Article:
This had multiple reasons. For one, adding new functions may add more and more dependencies, which in the end takes up a lot of memory on your computer, even if you don't plan on using any of the functions. A good example of this are hash-functions. If they were implemented to always be available, it would bloat rsyslog dependencies. However, not many users actually require hash functions, so the loss of memory would not bring any advantage.
This also led to functions (http_request being an example) not being available on many distributions, since it would require too many built-in libraries. Because of this, distributions did not provide the function, because of the dependencies (in case of http_request the curl library), causing the functions to not be usable. With the new loadable interface, this will no longer be a problem, since dedicated packages can be created. So users can decide what functions to load and can then add the needed libraries (if not already present) to their installation.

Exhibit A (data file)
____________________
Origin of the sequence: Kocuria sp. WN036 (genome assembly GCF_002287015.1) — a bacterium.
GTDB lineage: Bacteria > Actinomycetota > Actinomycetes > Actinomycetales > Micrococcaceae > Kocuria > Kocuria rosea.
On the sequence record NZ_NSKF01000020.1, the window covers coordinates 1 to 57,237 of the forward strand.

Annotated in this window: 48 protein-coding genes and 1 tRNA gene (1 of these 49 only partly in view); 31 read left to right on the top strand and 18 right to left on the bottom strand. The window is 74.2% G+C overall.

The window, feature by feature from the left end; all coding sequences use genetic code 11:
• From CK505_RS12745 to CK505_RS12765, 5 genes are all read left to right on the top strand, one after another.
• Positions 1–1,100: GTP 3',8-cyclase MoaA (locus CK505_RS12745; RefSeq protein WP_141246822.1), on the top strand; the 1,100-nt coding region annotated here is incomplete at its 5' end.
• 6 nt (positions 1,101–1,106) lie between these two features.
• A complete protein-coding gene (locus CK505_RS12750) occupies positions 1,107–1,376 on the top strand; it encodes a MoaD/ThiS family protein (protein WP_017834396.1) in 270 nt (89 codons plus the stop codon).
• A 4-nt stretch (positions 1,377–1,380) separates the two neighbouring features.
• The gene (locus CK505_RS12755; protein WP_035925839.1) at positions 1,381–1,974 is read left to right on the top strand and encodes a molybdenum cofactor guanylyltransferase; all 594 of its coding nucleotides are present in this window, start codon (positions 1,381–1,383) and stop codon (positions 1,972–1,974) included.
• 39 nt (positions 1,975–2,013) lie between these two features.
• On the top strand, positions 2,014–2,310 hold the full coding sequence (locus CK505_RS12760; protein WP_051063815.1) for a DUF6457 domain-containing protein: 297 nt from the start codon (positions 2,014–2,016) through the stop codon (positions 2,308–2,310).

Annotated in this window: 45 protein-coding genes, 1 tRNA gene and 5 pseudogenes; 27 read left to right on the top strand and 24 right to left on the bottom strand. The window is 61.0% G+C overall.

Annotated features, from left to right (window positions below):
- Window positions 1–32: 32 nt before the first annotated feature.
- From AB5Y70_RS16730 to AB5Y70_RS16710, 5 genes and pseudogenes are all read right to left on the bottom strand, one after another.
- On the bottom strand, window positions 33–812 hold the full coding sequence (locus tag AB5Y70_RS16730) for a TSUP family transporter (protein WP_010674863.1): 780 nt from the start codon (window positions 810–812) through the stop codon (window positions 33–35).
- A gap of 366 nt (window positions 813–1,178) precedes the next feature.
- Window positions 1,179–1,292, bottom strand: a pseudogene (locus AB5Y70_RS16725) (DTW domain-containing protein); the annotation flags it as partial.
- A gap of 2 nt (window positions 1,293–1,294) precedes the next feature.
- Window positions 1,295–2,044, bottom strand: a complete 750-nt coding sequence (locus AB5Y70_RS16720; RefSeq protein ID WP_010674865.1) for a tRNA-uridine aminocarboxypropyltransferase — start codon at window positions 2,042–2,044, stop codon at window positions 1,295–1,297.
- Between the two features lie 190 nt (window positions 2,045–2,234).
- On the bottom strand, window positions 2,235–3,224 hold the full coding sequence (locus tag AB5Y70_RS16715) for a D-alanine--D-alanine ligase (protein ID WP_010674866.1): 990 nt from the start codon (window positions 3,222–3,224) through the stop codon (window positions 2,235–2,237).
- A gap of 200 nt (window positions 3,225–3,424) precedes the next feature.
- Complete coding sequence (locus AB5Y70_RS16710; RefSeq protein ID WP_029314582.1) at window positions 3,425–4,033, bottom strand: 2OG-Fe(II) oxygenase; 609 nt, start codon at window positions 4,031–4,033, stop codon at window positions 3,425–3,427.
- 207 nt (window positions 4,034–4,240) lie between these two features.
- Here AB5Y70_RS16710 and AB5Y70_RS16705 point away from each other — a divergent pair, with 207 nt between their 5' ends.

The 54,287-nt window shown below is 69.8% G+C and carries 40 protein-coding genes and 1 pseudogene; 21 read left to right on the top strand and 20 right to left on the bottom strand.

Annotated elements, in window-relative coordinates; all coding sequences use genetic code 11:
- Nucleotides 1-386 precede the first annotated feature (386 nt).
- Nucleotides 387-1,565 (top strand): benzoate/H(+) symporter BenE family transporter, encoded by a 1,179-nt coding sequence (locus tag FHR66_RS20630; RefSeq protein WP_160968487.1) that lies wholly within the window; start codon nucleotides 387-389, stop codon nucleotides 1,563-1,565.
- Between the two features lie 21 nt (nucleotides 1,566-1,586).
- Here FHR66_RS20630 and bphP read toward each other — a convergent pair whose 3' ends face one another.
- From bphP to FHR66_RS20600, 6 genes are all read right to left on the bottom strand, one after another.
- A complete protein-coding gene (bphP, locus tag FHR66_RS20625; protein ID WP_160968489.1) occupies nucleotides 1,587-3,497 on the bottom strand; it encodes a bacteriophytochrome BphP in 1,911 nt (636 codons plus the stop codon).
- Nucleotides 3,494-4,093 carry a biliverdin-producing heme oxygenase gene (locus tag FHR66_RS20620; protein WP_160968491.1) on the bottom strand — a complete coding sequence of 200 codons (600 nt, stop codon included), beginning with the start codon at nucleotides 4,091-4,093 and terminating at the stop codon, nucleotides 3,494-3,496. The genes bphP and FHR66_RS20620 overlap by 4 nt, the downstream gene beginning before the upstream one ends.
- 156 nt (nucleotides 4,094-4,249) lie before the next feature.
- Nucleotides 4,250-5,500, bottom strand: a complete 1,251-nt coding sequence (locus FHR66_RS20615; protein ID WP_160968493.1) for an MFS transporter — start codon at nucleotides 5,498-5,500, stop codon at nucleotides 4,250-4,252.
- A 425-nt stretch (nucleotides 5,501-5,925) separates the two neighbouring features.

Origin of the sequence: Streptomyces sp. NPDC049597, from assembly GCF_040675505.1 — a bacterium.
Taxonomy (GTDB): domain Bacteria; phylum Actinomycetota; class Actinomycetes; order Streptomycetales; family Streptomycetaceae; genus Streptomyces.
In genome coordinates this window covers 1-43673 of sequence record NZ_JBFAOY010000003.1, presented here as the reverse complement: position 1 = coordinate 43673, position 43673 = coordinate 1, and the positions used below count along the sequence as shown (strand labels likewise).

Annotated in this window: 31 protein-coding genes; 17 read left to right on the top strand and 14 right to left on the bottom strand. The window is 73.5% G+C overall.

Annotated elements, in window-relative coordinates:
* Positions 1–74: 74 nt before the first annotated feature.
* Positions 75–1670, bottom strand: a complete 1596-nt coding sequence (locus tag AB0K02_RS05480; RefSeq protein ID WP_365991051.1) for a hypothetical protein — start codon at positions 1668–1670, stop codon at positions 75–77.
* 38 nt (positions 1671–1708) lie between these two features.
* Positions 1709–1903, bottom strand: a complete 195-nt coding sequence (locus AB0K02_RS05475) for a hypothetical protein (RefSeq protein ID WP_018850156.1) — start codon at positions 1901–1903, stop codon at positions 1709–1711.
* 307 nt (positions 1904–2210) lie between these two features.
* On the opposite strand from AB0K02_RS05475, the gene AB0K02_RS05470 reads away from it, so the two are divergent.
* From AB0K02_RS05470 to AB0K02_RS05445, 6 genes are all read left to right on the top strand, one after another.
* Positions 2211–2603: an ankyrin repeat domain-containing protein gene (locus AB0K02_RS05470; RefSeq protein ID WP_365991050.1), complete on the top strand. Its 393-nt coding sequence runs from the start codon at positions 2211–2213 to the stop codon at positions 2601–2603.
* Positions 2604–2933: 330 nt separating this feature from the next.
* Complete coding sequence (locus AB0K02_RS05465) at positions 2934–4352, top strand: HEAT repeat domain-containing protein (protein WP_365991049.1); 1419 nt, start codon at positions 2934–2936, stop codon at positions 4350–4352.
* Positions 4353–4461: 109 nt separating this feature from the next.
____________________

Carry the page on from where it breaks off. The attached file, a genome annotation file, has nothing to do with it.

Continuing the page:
Another reason is consistency across the rsyslog project. Almost anything with the exception of script functions is loadable. Before now, making them loadable would have been unnecessary,considering that the functions are so small that loading them would take longer and make the program take up more space than just making them built in. Now however, with good options to load bigger and more complicated functions without influencing smaller systems, basically everything is loadable, as was the goal since the initial design in 2007.
However, functions can still be built in, just like omfile and other built in output modules. This is the case for all functions that existed in 8.33.1 with the exception of http_request (now available via module fmhttp). This has multiple reasons:
- they have a very small memory footprint
- changing these functions into modules would increase the footprint, since the overhead for modules would be necessary
- it would break existing configurations (else missing load statements in configuration)
Future blogpost will describe the implementation and usage of loadable function modules.